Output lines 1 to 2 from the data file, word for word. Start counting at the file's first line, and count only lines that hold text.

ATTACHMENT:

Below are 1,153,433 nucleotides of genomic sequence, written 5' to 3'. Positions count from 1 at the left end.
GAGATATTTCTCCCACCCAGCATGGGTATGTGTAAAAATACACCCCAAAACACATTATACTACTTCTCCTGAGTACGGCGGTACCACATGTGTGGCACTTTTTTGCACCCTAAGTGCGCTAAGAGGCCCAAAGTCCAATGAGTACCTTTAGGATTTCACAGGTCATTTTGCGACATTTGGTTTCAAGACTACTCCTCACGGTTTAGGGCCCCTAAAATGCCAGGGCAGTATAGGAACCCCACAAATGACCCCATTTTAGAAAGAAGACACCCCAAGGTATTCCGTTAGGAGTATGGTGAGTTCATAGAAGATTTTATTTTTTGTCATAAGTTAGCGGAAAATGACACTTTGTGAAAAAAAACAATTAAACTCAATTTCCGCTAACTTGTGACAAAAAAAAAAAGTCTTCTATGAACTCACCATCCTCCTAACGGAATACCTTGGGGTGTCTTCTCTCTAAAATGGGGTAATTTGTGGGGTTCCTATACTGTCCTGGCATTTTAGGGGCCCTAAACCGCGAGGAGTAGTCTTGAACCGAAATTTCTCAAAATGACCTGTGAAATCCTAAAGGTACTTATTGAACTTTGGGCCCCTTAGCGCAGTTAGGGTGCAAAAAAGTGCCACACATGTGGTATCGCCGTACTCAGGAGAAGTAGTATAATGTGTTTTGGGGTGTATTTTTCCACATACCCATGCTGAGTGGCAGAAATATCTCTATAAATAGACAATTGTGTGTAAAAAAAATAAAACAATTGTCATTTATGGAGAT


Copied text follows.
Below are 1,153,433 nucleotides of genomic sequence, written 5' to 3'. Positions count from 1 at the left end.
GAGATATTTCTCCCACCCAGCATGGGTATGTGTAAAAATACACCCCAAAACACATTATACTACTTCTCCTGAGTACGGCGGTACCACATGTGTGGCACTTTTTTGCACCCTAAGTGCGCTAAGAGGCCCAAAGTCCAATGAGTACCTTTAGGATTTCACAGGTCATTTTGCGACATTTGGTTTCAAGACTACTCCTCACGGTTTAGGGCCCCTAAAATGCCAGGGCAGTATAGGAACCCCACAAATGACCCCATTTTAGAAAGAAGACACCCCAAGGTATTCCGTTAGGAGTATGGTGAGTTCATAGAAGATTTTATTTTTTGTCATAAGTTAGCGGAAAATGACACTTTGTGAAAAAAAACAATTAAACTCAATTTCCGCTAACTTGTGACAAAAAAAAAAAGTCTTCTATGAACTCACCATCCTCCTAACGGAATACCTTGGGGTGTCTTCTCTCTAAAATGGGGTAATTTGTGGGGTTCCTATACTGTCCTGGCATTTTAGGGGCCCTAAACCGCGAGGAGTAGTCTTGAACCGAAATTTCTCAAAATGACCTGTGAAATCCTAAAGGTACTTATTGAACTTTGGGCCCCTTAGCGCAGTTAGGGTGCAAAAAAGTGCCACACATGTGGTATCGCCGTACTCAGGAGAAGTAGTATAATGTGTTTTGGGGTGTATTTTTCCACATACCCATGCTGAGTGGCAGAAATATCTCTATAAATAGACAATTGTGTGTAAAAAAAATAAAACAATTGTCATTTATGGAGAT